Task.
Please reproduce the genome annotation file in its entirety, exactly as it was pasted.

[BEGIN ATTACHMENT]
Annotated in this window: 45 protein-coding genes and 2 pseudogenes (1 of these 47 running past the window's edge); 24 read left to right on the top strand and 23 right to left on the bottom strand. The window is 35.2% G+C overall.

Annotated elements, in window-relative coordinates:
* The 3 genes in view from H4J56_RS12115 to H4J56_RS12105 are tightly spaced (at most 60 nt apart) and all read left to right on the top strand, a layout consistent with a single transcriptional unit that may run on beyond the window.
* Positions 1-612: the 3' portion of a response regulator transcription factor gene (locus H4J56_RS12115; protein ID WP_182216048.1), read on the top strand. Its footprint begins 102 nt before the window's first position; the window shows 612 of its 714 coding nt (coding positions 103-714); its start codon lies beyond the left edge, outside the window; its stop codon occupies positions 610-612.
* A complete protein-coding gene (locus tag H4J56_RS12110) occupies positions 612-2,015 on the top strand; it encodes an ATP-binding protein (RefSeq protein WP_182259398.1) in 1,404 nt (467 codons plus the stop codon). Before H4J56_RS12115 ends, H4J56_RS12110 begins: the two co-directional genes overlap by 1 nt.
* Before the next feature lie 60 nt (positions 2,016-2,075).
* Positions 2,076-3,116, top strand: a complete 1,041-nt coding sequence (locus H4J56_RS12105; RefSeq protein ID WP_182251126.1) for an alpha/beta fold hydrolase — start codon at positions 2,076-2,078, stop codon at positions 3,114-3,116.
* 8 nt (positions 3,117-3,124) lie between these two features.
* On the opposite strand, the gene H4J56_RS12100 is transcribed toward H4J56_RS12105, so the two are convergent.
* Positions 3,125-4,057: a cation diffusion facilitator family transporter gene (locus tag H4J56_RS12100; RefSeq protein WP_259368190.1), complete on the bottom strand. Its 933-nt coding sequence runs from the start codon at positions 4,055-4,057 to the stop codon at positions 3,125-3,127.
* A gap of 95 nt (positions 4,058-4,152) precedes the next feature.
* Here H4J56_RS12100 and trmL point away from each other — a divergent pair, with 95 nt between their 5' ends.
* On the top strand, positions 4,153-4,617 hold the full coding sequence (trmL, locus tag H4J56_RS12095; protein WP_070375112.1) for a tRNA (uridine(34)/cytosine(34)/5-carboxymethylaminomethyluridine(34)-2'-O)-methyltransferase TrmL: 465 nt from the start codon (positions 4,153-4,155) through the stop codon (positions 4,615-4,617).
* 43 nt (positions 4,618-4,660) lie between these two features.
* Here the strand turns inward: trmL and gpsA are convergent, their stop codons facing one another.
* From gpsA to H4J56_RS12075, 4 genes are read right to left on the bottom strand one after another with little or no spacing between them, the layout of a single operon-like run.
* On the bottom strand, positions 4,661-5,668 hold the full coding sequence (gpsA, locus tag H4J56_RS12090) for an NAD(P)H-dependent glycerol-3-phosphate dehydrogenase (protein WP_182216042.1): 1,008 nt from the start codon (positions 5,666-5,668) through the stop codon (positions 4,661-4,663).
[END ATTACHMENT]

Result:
Annotated in this window: 45 protein-coding genes and 2 pseudogenes (1 of these 47 running past the window's edge); 24 read left to right on the top strand and 23 right to left on the bottom strand. The window is 35.2% G+C overall.

Annotated elements, in window-relative coordinates:
* The 3 genes in view from H4J56_RS12115 to H4J56_RS12105 are tightly spaced (at most 60 nt apart) and all read left to right on the top strand, a layout consistent with a single transcriptional unit that may run on beyond the window.
* Positions 1-612: the 3' portion of a response regulator transcription factor gene (locus H4J56_RS12115; protein ID WP_182216048.1), read on the top strand. Its footprint begins 102 nt before the window's first position; the window shows 612 of its 714 coding nt (coding positions 103-714); its start codon lies beyond the left edge, outside the window; its stop codon occupies positions 610-612.
* A complete protein-coding gene (locus tag H4J56_RS12110) occupies positions 612-2,015 on the top strand; it encodes an ATP-binding protein (RefSeq protein WP_182259398.1) in 1,404 nt (467 codons plus the stop codon). Before H4J56_RS12115 ends, H4J56_RS12110 begins: the two co-directional genes overlap by 1 nt.
* Before the next feature lie 60 nt (positions 2,016-2,075).
* Positions 2,076-3,116, top strand: a complete 1,041-nt coding sequence (locus H4J56_RS12105; RefSeq protein ID WP_182251126.1) for an alpha/beta fold hydrolase — start codon at positions 2,076-2,078, stop codon at positions 3,114-3,116.
* 8 nt (positions 3,117-3,124) lie between these two features.
* On the opposite strand, the gene H4J56_RS12100 is transcribed toward H4J56_RS12105, so the two are convergent.
* Positions 3,125-4,057: a cation diffusion facilitator family transporter gene (locus tag H4J56_RS12100; RefSeq protein WP_259368190.1), complete on the bottom strand. Its 933-nt coding sequence runs from the start codon at positions 4,055-4,057 to the stop codon at positions 3,125-3,127.
* A gap of 95 nt (positions 4,058-4,152) precedes the next feature.
* Here H4J56_RS12100 and trmL point away from each other — a divergent pair, with 95 nt between their 5' ends.
* On the top strand, positions 4,153-4,617 hold the full coding sequence (trmL, locus tag H4J56_RS12095; protein WP_070375112.1) for a tRNA (uridine(34)/cytosine(34)/5-carboxymethylaminomethyluridine(34)-2'-O)-methyltransferase TrmL: 465 nt from the start codon (positions 4,153-4,155) through the stop codon (positions 4,615-4,617).
* 43 nt (positions 4,618-4,660) lie between these two features.
* Here the strand turns inward: trmL and gpsA are convergent, their stop codons facing one another.
* From gpsA to H4J56_RS12075, 4 genes are read right to left on the bottom strand one after another with little or no spacing between them, the layout of a single operon-like run.
* On the bottom strand, positions 4,661-5,668 hold the full coding sequence (gpsA, locus tag H4J56_RS12090) for an NAD(P)H-dependent glycerol-3-phosphate dehydrogenase (protein WP_182216042.1): 1,008 nt from the start codon (positions 5,666-5,668) through the stop codon (positions 4,661-4,663).